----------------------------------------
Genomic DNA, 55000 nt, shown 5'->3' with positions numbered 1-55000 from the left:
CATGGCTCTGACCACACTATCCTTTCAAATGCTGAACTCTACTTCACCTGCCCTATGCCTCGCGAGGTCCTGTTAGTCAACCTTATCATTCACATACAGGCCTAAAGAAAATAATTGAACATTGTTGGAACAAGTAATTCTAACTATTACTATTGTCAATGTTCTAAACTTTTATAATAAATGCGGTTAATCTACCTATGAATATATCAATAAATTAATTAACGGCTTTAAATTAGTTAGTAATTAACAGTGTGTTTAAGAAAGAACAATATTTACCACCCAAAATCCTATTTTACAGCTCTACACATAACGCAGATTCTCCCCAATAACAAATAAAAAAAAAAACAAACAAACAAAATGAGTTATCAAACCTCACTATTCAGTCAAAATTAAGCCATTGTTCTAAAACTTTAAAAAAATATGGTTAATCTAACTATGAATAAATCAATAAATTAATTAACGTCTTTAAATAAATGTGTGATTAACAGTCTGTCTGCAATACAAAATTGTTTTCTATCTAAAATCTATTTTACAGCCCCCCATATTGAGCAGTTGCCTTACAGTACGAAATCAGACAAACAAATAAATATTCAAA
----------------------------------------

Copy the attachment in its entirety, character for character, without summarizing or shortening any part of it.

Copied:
Genomic DNA, 55000 nt, shown 5'->3' with positions numbered 1-55000 from the left:
CATGGCTCTGACCACACTATCCTTTCAAATGCTGAACTCTACTTCACCTGCCCTATGCCTCGCGAGGTCCTGTTAGTCAACCTTATCATTCACATACAGGCCTAAAGAAAATAATTGAACATTGTTGGAACAAGTAATTCTAACTATTACTATTGTCAATGTTCTAAACTTTTATAATAAATGCGGTTAATCTACCTATGAATATATCAATAAATTAATTAACGGCTTTAAATTAGTTAGTAATTAACAGTGTGTTTAAGAAAGAACAATATTTACCACCCAAAATCCTATTTTACAGCTCTACACATAACGCAGATTCTCCCCAATAACAAATAAAAAAAAAAACAAACAAACAAAATGAGTTATCAAACCTCACTATTCAGTCAAAATTAAGCCATTGTTCTAAAACTTTAAAAAAATATGGTTAATCTAACTATGAATAAATCAATAAATTAATTAACGTCTTTAAATAAATGTGTGATTAACAGTCTGTCTGCAATACAAAATTGTTTTCTATCTAAAATCTATTTTACAGCCCCCCATATTGAGCAGTTGCCTTACAGTACGAAATCAGACAAACAAATAAATATTCAAA